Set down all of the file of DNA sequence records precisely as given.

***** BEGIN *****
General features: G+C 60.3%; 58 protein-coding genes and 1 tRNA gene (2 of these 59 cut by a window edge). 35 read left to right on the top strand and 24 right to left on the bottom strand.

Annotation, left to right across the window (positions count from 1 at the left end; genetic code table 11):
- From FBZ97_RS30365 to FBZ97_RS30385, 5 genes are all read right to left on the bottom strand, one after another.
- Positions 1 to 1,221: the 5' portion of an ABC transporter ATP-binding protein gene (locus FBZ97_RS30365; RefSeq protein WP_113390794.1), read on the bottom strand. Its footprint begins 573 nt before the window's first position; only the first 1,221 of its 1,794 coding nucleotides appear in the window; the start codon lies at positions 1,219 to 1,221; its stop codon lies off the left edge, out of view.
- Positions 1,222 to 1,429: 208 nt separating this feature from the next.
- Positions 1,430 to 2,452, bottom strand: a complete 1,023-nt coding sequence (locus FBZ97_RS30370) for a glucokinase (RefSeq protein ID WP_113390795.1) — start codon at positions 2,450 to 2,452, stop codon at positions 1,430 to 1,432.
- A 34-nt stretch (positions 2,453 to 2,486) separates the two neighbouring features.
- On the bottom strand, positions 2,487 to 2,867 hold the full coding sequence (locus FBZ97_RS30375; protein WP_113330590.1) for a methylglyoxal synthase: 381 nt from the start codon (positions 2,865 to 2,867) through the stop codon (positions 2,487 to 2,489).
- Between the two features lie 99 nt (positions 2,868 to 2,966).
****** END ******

General features: G+C 60.3%; 58 protein-coding genes and 1 tRNA gene (2 of these 59 cut by a window edge). 35 read left to right on the top strand and 24 right to left on the bottom strand.

Annotation, left to right across the window (positions count from 1 at the left end; genetic code table 11):
- From FBZ97_RS30365 to FBZ97_RS30385, 5 genes are all read right to left on the bottom strand, one after another.
- Positions 1 to 1,221: the 5' portion of an ABC transporter ATP-binding protein gene (locus FBZ97_RS30365; RefSeq protein WP_113390794.1), read on the bottom strand. Its footprint begins 573 nt before the window's first position; only the first 1,221 of its 1,794 coding nucleotides appear in the window; the start codon lies at positions 1,219 to 1,221; its stop codon lies off the left edge, out of view.
- Positions 1,222 to 1,429: 208 nt separating this feature from the next.
- Positions 1,430 to 2,452, bottom strand: a complete 1,023-nt coding sequence (locus FBZ97_RS30370) for a glucokinase (RefSeq protein ID WP_113390795.1) — start codon at positions 2,450 to 2,452, stop codon at positions 1,430 to 1,432.
- A 34-nt stretch (positions 2,453 to 2,486) separates the two neighbouring features.
- On the bottom strand, positions 2,487 to 2,867 hold the full coding sequence (locus FBZ97_RS30375; protein WP_113330590.1) for a methylglyoxal synthase: 381 nt from the start codon (positions 2,865 to 2,867) through the stop codon (positions 2,487 to 2,489).
- Between the two features lie 99 nt (positions 2,868 to 2,966).